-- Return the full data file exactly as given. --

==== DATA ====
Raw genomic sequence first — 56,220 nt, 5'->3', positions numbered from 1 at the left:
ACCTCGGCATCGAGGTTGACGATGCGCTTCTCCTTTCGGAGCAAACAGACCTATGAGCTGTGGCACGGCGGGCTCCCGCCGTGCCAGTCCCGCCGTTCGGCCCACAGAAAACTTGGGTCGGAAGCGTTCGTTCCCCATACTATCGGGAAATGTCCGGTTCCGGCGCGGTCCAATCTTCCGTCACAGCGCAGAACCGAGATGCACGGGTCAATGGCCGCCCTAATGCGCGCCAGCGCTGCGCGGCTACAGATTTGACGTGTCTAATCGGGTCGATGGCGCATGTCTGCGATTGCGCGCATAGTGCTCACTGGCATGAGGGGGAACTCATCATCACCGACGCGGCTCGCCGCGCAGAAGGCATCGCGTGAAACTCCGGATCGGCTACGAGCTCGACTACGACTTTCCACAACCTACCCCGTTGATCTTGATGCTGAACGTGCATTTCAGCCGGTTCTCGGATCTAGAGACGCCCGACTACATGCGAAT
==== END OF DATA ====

Raw genomic sequence first — 56,220 nt, 5'->3', positions numbered from 1 at the left:
ACCTCGGCATCGAGGTTGACGATGCGCTTCTCCTTTCGGAGCAAACAGACCTATGAGCTGTGGCACGGCGGGCTCCCGCCGTGCCAGTCCCGCCGTTCGGCCCACAGAAAACTTGGGTCGGAAGCGTTCGTTCCCCATACTATCGGGAAATGTCCGGTTCCGGCGCGGTCCAATCTTCCGTCACAGCGCAGAACCGAGATGCACGGGTCAATGGCCGCCCTAATGCGCGCCAGCGCTGCGCGGCTACAGATTTGACGTGTCTAATCGGGTCGATGGCGCATGTCTGCGATTGCGCGCATAGTGCTCACTGGCATGAGGGGGAACTCATCATCACCGACGCGGCTCGCCGCGCAGAAGGCATCGCGTGAAACTCCGGATCGGCTACGAGCTCGACTACGACTTTCCACAACCTACCCCGTTGATCTTGATGCTGAACGTGCATTTCAGCCGGTTCTCGGATCTAGAGACGCCCGACTACATGCGAAT